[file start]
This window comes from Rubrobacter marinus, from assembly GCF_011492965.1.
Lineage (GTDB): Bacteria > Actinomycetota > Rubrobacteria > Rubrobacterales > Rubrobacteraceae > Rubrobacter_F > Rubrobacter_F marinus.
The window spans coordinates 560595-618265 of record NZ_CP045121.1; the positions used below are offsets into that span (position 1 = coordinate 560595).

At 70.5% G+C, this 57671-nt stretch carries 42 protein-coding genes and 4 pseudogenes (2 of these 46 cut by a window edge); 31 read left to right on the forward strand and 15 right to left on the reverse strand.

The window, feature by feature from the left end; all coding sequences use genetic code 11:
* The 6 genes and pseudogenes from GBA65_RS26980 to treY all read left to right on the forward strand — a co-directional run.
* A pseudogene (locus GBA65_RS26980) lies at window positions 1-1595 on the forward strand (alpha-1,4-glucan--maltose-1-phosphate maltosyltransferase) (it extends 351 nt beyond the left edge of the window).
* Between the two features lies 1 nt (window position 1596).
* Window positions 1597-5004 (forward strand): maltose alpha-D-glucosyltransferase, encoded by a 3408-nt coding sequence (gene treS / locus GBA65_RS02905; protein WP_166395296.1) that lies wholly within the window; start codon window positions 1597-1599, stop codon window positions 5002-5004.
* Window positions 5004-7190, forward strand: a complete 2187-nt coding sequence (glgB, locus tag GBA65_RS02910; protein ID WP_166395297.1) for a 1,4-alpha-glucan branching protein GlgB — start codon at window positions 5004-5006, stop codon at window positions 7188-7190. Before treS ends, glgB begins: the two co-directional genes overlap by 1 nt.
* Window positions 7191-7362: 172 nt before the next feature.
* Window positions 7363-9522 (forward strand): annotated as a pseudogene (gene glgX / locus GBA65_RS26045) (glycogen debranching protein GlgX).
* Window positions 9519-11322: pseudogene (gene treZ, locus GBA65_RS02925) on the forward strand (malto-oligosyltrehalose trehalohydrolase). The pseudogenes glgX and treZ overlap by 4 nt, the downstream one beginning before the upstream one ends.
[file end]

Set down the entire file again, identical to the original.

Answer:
This window comes from Rubrobacter marinus, from assembly GCF_011492965.1.
Lineage (GTDB): Bacteria > Actinomycetota > Rubrobacteria > Rubrobacterales > Rubrobacteraceae > Rubrobacter_F > Rubrobacter_F marinus.
The window spans coordinates 560595-618265 of record NZ_CP045121.1; the positions used below are offsets into that span (position 1 = coordinate 560595).

At 70.5% G+C, this 57671-nt stretch carries 42 protein-coding genes and 4 pseudogenes (2 of these 46 cut by a window edge); 31 read left to right on the forward strand and 15 right to left on the reverse strand.

The window, feature by feature from the left end; all coding sequences use genetic code 11:
* The 6 genes and pseudogenes from GBA65_RS26980 to treY all read left to right on the forward strand — a co-directional run.
* A pseudogene (locus GBA65_RS26980) lies at window positions 1-1595 on the forward strand (alpha-1,4-glucan--maltose-1-phosphate maltosyltransferase) (it extends 351 nt beyond the left edge of the window).
* Between the two features lies 1 nt (window position 1596).
* Window positions 1597-5004 (forward strand): maltose alpha-D-glucosyltransferase, encoded by a 3408-nt coding sequence (gene treS / locus GBA65_RS02905; protein WP_166395296.1) that lies wholly within the window; start codon window positions 1597-1599, stop codon window positions 5002-5004.
* Window positions 5004-7190, forward strand: a complete 2187-nt coding sequence (glgB, locus tag GBA65_RS02910; protein ID WP_166395297.1) for a 1,4-alpha-glucan branching protein GlgB — start codon at window positions 5004-5006, stop codon at window positions 7188-7190. Before treS ends, glgB begins: the two co-directional genes overlap by 1 nt.
* Window positions 7191-7362: 172 nt before the next feature.
* Window positions 7363-9522 (forward strand): annotated as a pseudogene (gene glgX / locus GBA65_RS26045) (glycogen debranching protein GlgX).
* Window positions 9519-11322: pseudogene (gene treZ, locus GBA65_RS02925) on the forward strand (malto-oligosyltrehalose trehalohydrolase). The pseudogenes glgX and treZ overlap by 4 nt, the downstream one beginning before the upstream one ends.